If you are in a severe financial crisis, bankruptcy may be your only option. Bankruptcy has the potential to offer debtors a new financial life, free from debt. However, bankruptcy can have both positive and negative financial ramifications. During both the course of your bankruptcy case and for years afterward, the effects of your bankruptcy filing will force you to make adjustments in your financial life.
Chapter 7 and Chapter 13 are your two primary bankruptcy options as a consumer debtor. The immediate effects of your bankruptcy will vary substantially depending on the chapter you choose. If you file Chapter 13, you'll have to repay some or all of your debt over a period as long as five years. You begin by submitting a proposed payment plan to the court when you file your case. Upon approval, you must begin making monthly payments.
You can avoid a Chapter 13 payment plan by filing Chapter 7 bankruptcy, if you qualify. However, you might have to surrender some of your most valuable assets. Bankruptcy exemptions allow you to protect some of your assets, but the specific exemptions vary among the states. Typically, you can protect items like tools of your trade, household furnishings and your retirement accounts. Some states, including Texas, have an unlimited exemption for homes, but others, like Alabama, protect only up to $15,500.
Cars are often exempted to only a few thousand dollars. If you can't exempt an asset, the court will take it and sell it. Even if you can exempt your property from seizure by the court, you may still face foreclosure or repossession if you cannot continue to make payments on your property or car. A bankruptcy can buy you some time to get things straightened out, but it won't allow you to keep your car or house if you can't get back on track and pay for them.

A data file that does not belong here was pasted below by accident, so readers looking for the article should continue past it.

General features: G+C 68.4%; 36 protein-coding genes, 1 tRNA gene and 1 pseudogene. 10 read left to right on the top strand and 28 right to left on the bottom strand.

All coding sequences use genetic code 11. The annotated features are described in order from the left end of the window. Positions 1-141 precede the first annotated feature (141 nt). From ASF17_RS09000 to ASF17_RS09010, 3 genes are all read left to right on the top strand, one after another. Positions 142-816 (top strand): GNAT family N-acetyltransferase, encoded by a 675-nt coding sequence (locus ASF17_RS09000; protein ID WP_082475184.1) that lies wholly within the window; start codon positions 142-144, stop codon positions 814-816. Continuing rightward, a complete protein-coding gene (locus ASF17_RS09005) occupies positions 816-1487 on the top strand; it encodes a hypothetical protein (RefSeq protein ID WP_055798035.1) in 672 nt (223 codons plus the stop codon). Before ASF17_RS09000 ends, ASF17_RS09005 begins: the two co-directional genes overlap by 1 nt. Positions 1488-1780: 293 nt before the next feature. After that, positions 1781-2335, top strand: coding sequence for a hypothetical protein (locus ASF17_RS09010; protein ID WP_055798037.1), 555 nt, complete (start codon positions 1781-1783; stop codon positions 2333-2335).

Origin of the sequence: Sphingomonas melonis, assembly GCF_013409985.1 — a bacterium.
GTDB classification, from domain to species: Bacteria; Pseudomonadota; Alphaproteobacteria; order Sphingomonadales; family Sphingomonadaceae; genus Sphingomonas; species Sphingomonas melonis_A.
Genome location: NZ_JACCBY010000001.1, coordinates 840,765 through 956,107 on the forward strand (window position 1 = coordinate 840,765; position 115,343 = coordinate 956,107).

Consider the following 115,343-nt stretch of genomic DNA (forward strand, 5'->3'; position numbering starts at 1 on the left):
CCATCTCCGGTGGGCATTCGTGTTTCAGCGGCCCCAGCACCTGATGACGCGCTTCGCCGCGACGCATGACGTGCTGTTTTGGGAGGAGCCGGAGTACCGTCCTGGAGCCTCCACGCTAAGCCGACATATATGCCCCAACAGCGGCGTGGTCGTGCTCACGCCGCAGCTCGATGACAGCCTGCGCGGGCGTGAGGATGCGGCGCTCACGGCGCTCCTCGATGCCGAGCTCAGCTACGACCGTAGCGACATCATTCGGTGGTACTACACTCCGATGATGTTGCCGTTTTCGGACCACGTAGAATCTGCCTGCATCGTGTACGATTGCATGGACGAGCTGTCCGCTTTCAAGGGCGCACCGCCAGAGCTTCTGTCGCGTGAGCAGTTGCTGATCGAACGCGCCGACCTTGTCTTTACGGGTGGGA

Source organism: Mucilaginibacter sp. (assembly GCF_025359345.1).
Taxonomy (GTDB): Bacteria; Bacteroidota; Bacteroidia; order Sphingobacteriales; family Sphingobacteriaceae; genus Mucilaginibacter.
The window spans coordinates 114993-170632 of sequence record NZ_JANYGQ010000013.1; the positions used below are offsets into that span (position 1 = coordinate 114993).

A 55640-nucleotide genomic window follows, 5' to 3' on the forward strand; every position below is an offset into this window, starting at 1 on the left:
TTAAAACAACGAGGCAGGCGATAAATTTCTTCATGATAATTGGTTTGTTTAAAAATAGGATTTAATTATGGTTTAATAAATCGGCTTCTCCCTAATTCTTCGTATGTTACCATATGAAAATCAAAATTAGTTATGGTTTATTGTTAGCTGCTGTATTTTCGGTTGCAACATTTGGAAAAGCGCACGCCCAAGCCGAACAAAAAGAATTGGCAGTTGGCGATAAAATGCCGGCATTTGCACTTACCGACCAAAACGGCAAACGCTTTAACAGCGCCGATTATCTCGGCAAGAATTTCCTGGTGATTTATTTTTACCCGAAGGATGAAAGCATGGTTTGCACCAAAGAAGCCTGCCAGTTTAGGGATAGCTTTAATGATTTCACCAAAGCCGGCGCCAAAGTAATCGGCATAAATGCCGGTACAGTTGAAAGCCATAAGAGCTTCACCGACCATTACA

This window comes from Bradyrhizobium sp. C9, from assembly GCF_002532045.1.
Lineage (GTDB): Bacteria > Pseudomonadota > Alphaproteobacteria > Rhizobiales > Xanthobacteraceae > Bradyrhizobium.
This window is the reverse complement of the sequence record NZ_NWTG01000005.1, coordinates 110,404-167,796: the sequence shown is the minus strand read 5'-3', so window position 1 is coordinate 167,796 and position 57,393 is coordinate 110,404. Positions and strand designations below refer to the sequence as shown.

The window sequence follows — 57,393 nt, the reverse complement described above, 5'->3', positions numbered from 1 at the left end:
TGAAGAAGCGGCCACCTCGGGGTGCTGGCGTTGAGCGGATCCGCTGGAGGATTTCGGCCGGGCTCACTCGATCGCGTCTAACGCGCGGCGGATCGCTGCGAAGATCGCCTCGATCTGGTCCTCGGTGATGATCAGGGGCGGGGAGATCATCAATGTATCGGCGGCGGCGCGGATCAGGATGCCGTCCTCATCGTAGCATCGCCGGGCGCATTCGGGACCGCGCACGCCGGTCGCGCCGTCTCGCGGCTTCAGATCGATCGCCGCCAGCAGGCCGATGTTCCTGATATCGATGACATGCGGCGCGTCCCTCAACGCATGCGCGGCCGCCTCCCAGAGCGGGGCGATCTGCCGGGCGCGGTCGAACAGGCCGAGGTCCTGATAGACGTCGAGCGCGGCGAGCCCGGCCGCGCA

The financial fruits of your bankruptcy come at the end of your case, in the form of the bankruptcy discharge. You'll get your discharge after you complete your Chapter 13 payment plan or just a few months after you file your Chapter 7 case. In both cases, any unpaid debts that were included in your bankruptcy are no longer your responsibility. Your creditors cannot ever pursue you for repayment without breaking the law. Some debts do survive bankruptcy, such as child support, alimony, and most taxes. You will know which debts the bankruptcy won't discharge before you even file your case, as they are clearly designated as priority debts on your bankruptcy petition.
Filing bankruptcy is one of the worst things you can do to your credit score, dropping it by more than 200 points in some cases. However, your score might not decline much, or could possibly even rise, if you file bankruptcy after a long string of delinquencies. Your payment history, which makes up 35 percent of your total FICO score, includes both late payments and public records, such as bankruptcy. If your score is already trashed due to a spotty payment history, adding a bankruptcy won't make a dramatic difference. Since the next largest portion of your credit score is the amount of debt you owe, at 30 percent, the discharge of debt you receive in bankruptcy could actually help this part of your score.
A bankruptcy will remain on your credit report for 10 years, in the case of a Chapter 7 bankruptcy, or seven years, if you filed Chapter 13. Getting new credit can be difficult while your report still reflects a bankruptcy. Any new credit you obtain is likely to carry higher interest rates.
Technically, it is against the law for an employer to fire you, lower your pay or otherwise alter your employment just because you filed bankruptcy. If your employer has other reasons for firing you, however, the fact that you filed bankruptcy won't protect you. The rules change a bit when you apply for a new job. The law prohibits any government agency from considering a bankruptcy when hiring you. Private companies, however, aren't affected by this law. A private employer can refuse to hire you if there is a bankruptcy on your record, especially if the position will require you to handle money. At the very least, you may have to explain the bankruptcy if a potential employer runs a credit check on you as part of the hiring process.
- Nolo: What Is Bankruptcy?
- U.S. Courts: Discharge in Bankruptcy
- Fair Isaac Corporation: What's in Your FICO Score
- TheBankruptcySite.org: Will Bankruptcy Stop Foreclosure?
- LegalConsumer.com: Alabama Bankruptcy Exemption Laws
- Nolo: Texas Bankruptcy Exemptions
- Credit.com: 3 Things Bankruptcy Does to Your Credit Score
- Credit.com: 7 Myths About Bankruptcy and Your Credit Debunked
- Nolo: Will Bankruptcy Affect My Job or Future Employment?
After receiving a Bachelor of Arts in English from UCLA, John Csiszar earned a Certified Financial Planner designation and served 18 years as an investment adviser. Csiszar has served as a technical writer for various financial firms and has extensive experience writing for online publications.